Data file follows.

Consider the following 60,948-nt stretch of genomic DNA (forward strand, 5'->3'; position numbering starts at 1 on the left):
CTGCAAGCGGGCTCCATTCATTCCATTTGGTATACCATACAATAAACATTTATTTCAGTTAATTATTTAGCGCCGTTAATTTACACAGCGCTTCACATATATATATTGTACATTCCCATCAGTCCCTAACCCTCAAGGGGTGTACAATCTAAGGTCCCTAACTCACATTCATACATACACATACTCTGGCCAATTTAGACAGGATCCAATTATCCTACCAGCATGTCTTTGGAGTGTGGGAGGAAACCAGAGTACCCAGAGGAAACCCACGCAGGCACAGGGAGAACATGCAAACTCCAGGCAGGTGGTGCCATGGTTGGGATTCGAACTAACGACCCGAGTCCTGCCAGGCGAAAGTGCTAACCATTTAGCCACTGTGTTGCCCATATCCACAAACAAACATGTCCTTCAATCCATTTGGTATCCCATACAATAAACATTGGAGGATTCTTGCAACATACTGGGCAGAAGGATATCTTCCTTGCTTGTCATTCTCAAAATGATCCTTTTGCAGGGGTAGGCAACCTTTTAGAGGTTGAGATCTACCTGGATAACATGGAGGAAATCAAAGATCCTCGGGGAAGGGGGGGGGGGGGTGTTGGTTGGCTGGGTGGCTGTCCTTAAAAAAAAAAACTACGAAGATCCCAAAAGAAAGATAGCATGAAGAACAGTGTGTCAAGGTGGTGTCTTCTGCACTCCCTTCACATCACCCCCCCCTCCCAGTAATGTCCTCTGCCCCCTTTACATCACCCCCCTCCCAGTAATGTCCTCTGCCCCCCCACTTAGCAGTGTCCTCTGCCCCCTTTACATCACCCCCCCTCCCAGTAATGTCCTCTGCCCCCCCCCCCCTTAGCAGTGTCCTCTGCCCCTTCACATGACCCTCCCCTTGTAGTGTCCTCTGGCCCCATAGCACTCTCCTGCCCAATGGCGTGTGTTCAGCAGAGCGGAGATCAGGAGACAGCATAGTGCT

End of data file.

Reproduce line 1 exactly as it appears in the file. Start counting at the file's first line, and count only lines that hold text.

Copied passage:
Consider the following 60,948-nt stretch of genomic DNA (forward strand, 5'->3'; position numbering starts at 1 on the left):